Why Should You Study Biblical Context?

March 1, 2023

“The Bible says in Psalm 53:1 there is no God!” 

Wouldn’t it be ridiculous if I said such a thing? Yes, of course! Let’s look at the whole verse.

The fool has said in his heart, “There is no God.” They are corrupt, and have done abominable iniquity; There is none who does good. Psalm 53:1 (NKJV)

So technically it contains the words “There is no God”, but that is not what it means. The Bible, and any book, speech, or quote, is meant to be understood in its proper context. Because of this fact, it is important that the Bible is studied properly within its context. But what does context mean? 

According to the Merriam-Webster’s Dictionary, the word context is described as “the parts of a discourse that surround a word or passage and can throw light on its meaning”.

If you want to carefully observe something, you don’t want to do it in a dark or dimly lit area, but rather in a well lit and bright place. And similar to that with the Bible, the way to best observe it is by studying it in context, which can be done in many different ways, but I will highlight three different ways of doing so, which can help us unlock more of the treasures in God’s Word.

Other Scripture

Like I showed I’m the example with Psalm 53, the Scripture surrounding a verse, phrase, or word can immensely help increase our understanding of what something means, just because it helps to fill in the details of why something is said. That is the immediate context of a chapter. But Scripture from other books can help to give more insight too. 

For example, in Ruth 2:2, it mentions gleaning, and that is a practice that was established for the needy and less fortunate which is explained in more detail in Leviticus 19 and Deuteronomy 24. This is called a cross-reference, and it is found all throughout the Bible. It just goes to show how everything is interconnected in the Bible, and it is amazing to see!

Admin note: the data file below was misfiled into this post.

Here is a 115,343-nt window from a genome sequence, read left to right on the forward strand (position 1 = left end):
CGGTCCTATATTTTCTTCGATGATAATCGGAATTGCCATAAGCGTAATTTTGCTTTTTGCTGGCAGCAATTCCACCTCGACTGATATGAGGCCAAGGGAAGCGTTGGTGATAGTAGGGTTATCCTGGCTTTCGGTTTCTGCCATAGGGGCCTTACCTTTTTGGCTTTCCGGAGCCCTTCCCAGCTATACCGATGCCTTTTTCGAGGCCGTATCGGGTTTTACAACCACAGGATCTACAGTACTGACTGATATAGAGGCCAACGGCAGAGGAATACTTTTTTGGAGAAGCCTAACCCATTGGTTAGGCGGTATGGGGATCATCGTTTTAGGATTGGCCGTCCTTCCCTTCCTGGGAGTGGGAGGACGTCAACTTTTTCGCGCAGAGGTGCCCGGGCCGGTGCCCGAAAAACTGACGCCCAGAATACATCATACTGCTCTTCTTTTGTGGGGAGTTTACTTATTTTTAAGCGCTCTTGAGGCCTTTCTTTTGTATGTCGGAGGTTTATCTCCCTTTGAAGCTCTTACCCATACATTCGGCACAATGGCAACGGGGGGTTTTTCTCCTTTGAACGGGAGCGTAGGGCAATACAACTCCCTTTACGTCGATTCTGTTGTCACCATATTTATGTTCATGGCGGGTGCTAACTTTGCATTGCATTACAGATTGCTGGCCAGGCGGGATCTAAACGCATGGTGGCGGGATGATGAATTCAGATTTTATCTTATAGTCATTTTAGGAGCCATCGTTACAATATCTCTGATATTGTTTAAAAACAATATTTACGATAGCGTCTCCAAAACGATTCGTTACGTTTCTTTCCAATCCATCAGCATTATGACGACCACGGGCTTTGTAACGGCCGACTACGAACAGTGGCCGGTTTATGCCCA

Original Language

The original manuscripts of the Bible were written in Hebrew, Greek, and Aramaic, and when anything is translated, even by the best translators, some of the deeper meaning is lost. But fortunately we have many concordances which have each word in the original language written down and explained to a fuller meaning, which helps us to grasp the original intent and meaning of the words, like the Strong’s Concordance. Here is a link to a tutorial on how to use an online concordance to greatly augment your study: https://biblebee.org/htublbtss/

Bible Dictionaries

One final tool that is available both online and in print form are Bible dictionaries. Many of these resources are things many experts have uncovered in their study of the Bible, and while this is not God’s Word, and while we must be careful in which dictionaries we use, they can be very helpful in understanding more of the passages or topics that you look up, especially with things such as geographical and cultural context. 

Some that I have found useful are Easton’s Bible Dictionary, the International Standard Bible Encyclopedia, and the Vine’s Expository Dictionary of New Testament Words. Again, these are not God’s inspired Word, but can help us know more about it, and ultimately, we can share it with others and apply it to our lives!

Written by NBB Alumnus: William Saunders

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